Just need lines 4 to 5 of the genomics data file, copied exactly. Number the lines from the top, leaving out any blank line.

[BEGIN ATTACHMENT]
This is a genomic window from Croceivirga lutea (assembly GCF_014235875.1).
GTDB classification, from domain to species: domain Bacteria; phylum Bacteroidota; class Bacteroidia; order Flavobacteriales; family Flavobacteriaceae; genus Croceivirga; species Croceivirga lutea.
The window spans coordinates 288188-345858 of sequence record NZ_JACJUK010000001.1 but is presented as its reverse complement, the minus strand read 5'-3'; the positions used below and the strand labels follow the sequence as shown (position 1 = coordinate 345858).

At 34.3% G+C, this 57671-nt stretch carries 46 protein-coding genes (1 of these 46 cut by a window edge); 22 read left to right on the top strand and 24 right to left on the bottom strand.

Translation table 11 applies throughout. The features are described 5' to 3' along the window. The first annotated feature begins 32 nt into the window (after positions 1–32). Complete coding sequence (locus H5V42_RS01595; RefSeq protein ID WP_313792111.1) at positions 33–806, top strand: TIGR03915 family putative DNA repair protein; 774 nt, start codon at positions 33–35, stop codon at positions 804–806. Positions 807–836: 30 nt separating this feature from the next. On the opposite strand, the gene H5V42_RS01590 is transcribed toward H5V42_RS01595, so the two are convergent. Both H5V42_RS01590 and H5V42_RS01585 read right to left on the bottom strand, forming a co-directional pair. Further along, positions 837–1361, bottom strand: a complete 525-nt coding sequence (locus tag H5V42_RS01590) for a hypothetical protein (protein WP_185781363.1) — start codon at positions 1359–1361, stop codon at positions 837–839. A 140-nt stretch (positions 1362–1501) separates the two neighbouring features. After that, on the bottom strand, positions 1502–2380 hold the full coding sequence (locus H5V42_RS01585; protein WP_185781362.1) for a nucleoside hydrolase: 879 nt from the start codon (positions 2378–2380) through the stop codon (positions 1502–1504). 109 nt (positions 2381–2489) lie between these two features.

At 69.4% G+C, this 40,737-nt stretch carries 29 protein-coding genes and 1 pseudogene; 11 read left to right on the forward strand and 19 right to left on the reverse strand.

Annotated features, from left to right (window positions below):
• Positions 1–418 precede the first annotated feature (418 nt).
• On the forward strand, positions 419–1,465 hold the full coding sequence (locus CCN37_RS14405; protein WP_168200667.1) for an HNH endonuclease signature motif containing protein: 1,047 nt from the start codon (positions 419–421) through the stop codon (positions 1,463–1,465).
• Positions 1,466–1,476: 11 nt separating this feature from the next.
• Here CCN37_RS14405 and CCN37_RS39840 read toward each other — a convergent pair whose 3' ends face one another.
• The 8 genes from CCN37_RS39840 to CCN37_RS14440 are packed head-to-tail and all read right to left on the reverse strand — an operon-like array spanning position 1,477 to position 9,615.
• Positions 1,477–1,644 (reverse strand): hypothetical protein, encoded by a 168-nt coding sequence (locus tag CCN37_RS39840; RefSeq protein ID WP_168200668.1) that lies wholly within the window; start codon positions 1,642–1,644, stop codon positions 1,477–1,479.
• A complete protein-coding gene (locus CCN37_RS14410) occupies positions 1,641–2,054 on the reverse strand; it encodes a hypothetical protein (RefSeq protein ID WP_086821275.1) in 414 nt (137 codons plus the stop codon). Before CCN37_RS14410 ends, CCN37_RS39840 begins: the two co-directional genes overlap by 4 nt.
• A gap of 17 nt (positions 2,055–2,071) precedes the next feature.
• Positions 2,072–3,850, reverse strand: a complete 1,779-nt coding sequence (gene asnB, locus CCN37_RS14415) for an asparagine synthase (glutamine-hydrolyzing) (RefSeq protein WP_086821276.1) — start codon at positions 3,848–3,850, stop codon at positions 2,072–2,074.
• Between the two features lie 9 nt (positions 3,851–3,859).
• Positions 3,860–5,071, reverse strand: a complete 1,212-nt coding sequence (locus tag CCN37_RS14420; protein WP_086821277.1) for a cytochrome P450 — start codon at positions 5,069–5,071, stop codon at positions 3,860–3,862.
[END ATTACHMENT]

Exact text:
At 34.3% G+C, this 57671-nt stretch carries 46 protein-coding genes (1 of these 46 cut by a window edge); 22 read left to right on the top strand and 24 right to left on the bottom strand.

Translation table 11 applies throughout. The features are described 5' to 3' along the window. The first annotated feature begins 32 nt into the window (after positions 1–32). Complete coding sequence (locus H5V42_RS01595; RefSeq protein ID WP_313792111.1) at positions 33–806, top strand: TIGR03915 family putative DNA repair protein; 774 nt, start codon at positions 33–35, stop codon at positions 804–806. Positions 807–836: 30 nt separating this feature from the next. On the opposite strand, the gene H5V42_RS01590 is transcribed toward H5V42_RS01595, so the two are convergent. Both H5V42_RS01590 and H5V42_RS01585 read right to left on the bottom strand, forming a co-directional pair. Further along, positions 837–1361, bottom strand: a complete 525-nt coding sequence (locus tag H5V42_RS01590) for a hypothetical protein (protein WP_185781363.1) — start codon at positions 1359–1361, stop codon at positions 837–839. A 140-nt stretch (positions 1362–1501) separates the two neighbouring features. After that, on the bottom strand, positions 1502–2380 hold the full coding sequence (locus H5V42_RS01585; protein WP_185781362.1) for a nucleoside hydrolase: 879 nt from the start codon (positions 2378–2380) through the stop codon (positions 1502–1504). 109 nt (positions 2381–2489) lie between these two features.